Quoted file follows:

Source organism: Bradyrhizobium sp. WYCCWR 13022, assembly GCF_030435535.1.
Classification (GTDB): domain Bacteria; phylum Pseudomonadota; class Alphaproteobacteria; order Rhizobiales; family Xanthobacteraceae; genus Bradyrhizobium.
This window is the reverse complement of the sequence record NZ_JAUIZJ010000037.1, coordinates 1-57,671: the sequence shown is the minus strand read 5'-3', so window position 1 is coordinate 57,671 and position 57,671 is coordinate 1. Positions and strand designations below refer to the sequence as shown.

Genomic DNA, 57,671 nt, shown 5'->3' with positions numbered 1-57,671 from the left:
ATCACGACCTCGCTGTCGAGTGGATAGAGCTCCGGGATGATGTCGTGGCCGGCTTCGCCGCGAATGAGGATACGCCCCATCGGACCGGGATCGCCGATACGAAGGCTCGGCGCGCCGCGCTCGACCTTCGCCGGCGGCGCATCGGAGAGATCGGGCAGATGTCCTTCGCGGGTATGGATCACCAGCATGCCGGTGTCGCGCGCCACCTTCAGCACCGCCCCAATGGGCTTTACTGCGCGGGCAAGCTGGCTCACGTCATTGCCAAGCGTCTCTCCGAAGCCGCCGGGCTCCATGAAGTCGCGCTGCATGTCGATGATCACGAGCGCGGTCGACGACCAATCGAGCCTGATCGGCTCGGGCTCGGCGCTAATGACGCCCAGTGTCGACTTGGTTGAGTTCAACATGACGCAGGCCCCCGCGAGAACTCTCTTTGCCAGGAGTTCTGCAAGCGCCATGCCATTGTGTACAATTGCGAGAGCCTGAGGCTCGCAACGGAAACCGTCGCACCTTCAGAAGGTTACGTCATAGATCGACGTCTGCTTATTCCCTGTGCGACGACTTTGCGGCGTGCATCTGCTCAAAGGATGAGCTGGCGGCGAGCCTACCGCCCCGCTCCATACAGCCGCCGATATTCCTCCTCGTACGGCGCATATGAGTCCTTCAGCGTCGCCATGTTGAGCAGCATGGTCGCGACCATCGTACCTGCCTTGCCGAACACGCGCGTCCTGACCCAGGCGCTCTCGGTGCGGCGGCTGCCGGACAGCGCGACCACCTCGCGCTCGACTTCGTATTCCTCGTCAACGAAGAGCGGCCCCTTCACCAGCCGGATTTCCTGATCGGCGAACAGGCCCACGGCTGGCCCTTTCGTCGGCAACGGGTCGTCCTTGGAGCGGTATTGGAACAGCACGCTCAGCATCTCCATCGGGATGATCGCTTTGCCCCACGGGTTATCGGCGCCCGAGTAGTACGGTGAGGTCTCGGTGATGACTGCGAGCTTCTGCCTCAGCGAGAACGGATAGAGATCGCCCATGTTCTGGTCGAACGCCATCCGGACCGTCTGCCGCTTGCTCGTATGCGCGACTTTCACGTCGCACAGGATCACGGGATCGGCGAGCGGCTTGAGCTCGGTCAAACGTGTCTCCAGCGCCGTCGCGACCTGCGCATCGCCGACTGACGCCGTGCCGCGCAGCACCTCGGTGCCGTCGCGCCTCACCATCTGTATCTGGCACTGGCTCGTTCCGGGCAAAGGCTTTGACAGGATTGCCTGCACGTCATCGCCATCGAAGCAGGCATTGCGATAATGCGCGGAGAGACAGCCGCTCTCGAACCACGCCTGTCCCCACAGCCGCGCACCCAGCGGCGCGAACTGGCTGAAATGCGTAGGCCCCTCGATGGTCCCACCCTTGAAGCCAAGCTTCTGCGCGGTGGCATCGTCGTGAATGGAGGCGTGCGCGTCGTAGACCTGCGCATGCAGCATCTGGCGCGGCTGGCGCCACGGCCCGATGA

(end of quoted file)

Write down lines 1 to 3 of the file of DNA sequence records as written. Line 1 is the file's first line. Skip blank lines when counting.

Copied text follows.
Source organism: Bradyrhizobium sp. WYCCWR 13022, assembly GCF_030435535.1.
Classification (GTDB): domain Bacteria; phylum Pseudomonadota; class Alphaproteobacteria; order Rhizobiales; family Xanthobacteraceae; genus Bradyrhizobium.
This window is the reverse complement of the sequence record NZ_JAUIZJ010000037.1, coordinates 1-57,671: the sequence shown is the minus strand read 5'-3', so window position 1 is coordinate 57,671 and position 57,671 is coordinate 1. Positions and strand designations below refer to the sequence as shown.